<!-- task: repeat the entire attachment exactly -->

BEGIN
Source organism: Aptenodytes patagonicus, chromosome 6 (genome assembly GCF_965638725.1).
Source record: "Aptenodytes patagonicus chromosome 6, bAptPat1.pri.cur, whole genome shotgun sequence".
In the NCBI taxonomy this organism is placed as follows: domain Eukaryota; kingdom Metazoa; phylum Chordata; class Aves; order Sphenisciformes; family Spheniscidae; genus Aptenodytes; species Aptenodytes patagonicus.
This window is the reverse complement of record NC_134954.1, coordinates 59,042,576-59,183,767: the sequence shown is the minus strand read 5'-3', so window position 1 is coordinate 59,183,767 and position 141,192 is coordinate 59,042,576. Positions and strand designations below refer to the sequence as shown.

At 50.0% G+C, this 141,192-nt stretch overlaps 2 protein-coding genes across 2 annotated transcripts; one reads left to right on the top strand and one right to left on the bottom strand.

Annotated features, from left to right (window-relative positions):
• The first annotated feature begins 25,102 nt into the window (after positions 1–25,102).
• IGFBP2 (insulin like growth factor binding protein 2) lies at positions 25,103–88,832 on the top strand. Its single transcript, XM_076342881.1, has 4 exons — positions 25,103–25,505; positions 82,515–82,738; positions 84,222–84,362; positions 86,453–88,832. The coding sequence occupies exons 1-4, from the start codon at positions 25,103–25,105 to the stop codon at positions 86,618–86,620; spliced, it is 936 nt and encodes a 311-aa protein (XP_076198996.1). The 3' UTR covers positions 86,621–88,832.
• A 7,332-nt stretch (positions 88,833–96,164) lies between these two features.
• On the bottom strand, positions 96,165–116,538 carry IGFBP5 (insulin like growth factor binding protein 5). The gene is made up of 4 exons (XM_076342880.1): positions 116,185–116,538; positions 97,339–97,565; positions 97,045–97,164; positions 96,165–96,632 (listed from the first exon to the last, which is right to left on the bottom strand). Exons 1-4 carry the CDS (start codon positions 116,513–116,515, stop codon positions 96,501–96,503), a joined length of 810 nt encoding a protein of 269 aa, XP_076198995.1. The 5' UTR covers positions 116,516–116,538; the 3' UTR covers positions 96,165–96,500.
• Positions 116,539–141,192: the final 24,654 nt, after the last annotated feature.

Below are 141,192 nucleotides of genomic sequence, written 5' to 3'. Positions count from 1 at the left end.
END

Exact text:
Source organism: Aptenodytes patagonicus, chromosome 6 (genome assembly GCF_965638725.1).
Source record: "Aptenodytes patagonicus chromosome 6, bAptPat1.pri.cur, whole genome shotgun sequence".
In the NCBI taxonomy this organism is placed as follows: domain Eukaryota; kingdom Metazoa; phylum Chordata; class Aves; order Sphenisciformes; family Spheniscidae; genus Aptenodytes; species Aptenodytes patagonicus.
This window is the reverse complement of record NC_134954.1, coordinates 59,042,576-59,183,767: the sequence shown is the minus strand read 5'-3', so window position 1 is coordinate 59,183,767 and position 141,192 is coordinate 59,042,576. Positions and strand designations below refer to the sequence as shown.

At 50.0% G+C, this 141,192-nt stretch overlaps 2 protein-coding genes across 2 annotated transcripts; one reads left to right on the top strand and one right to left on the bottom strand.

Annotated features, from left to right (window-relative positions):
• The first annotated feature begins 25,102 nt into the window (after positions 1–25,102).
• IGFBP2 (insulin like growth factor binding protein 2) lies at positions 25,103–88,832 on the top strand. Its single transcript, XM_076342881.1, has 4 exons — positions 25,103–25,505; positions 82,515–82,738; positions 84,222–84,362; positions 86,453–88,832. The coding sequence occupies exons 1-4, from the start codon at positions 25,103–25,105 to the stop codon at positions 86,618–86,620; spliced, it is 936 nt and encodes a 311-aa protein (XP_076198996.1). The 3' UTR covers positions 86,621–88,832.
• A 7,332-nt stretch (positions 88,833–96,164) lies between these two features.
• On the bottom strand, positions 96,165–116,538 carry IGFBP5 (insulin like growth factor binding protein 5). The gene is made up of 4 exons (XM_076342880.1): positions 116,185–116,538; positions 97,339–97,565; positions 97,045–97,164; positions 96,165–96,632 (listed from the first exon to the last, which is right to left on the bottom strand). Exons 1-4 carry the CDS (start codon positions 116,513–116,515, stop codon positions 96,501–96,503), a joined length of 810 nt encoding a protein of 269 aa, XP_076198995.1. The 5' UTR covers positions 116,516–116,538; the 3' UTR covers positions 96,165–96,500.
• Positions 116,539–141,192: the final 24,654 nt, after the last annotated feature.

Below are 141,192 nucleotides of genomic sequence, written 5' to 3'. Positions count from 1 at the left end.